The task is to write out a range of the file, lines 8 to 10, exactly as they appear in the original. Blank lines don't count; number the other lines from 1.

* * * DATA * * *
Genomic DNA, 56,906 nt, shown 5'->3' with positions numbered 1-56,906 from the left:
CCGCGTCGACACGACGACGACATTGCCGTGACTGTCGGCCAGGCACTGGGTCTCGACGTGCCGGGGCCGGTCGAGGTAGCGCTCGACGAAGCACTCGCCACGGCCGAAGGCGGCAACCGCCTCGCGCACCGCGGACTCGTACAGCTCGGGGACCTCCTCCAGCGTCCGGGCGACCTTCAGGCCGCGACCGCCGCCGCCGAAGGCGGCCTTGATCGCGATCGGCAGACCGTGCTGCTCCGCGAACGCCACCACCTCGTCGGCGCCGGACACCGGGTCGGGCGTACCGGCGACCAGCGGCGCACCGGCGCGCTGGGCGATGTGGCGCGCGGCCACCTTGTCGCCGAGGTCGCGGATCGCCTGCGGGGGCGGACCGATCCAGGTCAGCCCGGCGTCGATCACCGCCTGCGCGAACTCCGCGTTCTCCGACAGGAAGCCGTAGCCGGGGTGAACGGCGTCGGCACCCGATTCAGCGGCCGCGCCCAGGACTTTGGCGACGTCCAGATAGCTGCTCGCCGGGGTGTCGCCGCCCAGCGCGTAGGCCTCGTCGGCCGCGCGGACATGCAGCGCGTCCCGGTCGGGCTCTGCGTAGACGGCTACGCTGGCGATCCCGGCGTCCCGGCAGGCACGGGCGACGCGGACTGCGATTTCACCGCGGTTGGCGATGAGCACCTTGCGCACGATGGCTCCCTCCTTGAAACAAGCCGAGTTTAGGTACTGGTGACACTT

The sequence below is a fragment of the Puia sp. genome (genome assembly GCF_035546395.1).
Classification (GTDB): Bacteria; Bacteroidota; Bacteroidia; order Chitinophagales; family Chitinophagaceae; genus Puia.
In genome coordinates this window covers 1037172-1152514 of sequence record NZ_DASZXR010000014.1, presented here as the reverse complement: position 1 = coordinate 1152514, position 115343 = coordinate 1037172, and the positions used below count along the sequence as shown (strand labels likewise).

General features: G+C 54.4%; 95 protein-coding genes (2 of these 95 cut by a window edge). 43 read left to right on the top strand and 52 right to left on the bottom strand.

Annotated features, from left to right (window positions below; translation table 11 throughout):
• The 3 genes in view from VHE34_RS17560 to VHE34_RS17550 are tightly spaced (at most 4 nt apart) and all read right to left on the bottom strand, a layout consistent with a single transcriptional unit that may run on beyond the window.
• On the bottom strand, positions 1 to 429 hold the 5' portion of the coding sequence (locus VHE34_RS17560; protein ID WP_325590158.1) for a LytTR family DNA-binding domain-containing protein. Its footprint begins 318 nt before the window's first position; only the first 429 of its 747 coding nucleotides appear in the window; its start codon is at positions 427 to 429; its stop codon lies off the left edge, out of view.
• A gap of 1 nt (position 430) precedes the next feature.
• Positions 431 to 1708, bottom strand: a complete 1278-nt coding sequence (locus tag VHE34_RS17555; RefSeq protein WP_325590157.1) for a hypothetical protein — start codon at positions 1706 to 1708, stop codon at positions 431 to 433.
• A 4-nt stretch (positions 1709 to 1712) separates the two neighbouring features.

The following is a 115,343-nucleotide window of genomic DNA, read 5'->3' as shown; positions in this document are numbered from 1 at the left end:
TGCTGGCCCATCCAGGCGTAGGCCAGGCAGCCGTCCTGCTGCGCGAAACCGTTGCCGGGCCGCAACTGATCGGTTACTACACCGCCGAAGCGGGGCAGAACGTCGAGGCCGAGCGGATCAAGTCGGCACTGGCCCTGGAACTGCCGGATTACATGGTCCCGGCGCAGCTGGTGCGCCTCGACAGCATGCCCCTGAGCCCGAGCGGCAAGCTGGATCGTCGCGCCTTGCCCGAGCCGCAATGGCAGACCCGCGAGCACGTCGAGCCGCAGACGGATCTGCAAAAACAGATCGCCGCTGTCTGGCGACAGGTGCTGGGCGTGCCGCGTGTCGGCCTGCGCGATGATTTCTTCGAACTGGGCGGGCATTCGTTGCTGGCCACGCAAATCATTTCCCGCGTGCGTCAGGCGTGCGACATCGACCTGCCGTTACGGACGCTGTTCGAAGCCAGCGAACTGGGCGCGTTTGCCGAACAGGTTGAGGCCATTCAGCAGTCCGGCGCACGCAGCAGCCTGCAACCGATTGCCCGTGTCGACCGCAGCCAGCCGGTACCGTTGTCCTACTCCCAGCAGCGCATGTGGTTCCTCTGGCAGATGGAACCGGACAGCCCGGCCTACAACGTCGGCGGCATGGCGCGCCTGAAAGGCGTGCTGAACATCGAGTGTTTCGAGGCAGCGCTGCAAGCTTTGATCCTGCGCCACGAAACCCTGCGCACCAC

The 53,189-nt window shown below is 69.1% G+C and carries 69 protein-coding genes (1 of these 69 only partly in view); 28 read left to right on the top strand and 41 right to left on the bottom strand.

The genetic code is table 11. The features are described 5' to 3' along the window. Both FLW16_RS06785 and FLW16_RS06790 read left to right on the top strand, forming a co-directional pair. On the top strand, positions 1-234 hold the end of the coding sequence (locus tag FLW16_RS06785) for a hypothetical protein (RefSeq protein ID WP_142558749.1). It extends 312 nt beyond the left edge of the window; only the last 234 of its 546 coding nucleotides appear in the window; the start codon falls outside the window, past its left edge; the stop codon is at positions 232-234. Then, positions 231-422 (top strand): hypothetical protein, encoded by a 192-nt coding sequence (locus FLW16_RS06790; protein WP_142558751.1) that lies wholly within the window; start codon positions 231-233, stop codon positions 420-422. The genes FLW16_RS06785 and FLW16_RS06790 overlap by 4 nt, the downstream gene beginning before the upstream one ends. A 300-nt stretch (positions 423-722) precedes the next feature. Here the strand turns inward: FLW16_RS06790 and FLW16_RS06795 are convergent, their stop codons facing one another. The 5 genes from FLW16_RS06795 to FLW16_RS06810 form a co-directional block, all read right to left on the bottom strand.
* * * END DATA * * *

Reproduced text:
• The 3 genes in view from VHE34_RS17560 to VHE34_RS17550 are tightly spaced (at most 4 nt apart) and all read right to left on the bottom strand, a layout consistent with a single transcriptional unit that may run on beyond the window.
• On the bottom strand, positions 1 to 429 hold the 5' portion of the coding sequence (locus VHE34_RS17560; protein ID WP_325590158.1) for a LytTR family DNA-binding domain-containing protein. Its footprint begins 318 nt before the window's first position; only the first 429 of its 747 coding nucleotides appear in the window; its start codon is at positions 427 to 429; its stop codon lies off the left edge, out of view.
• A gap of 1 nt (position 430) precedes the next feature.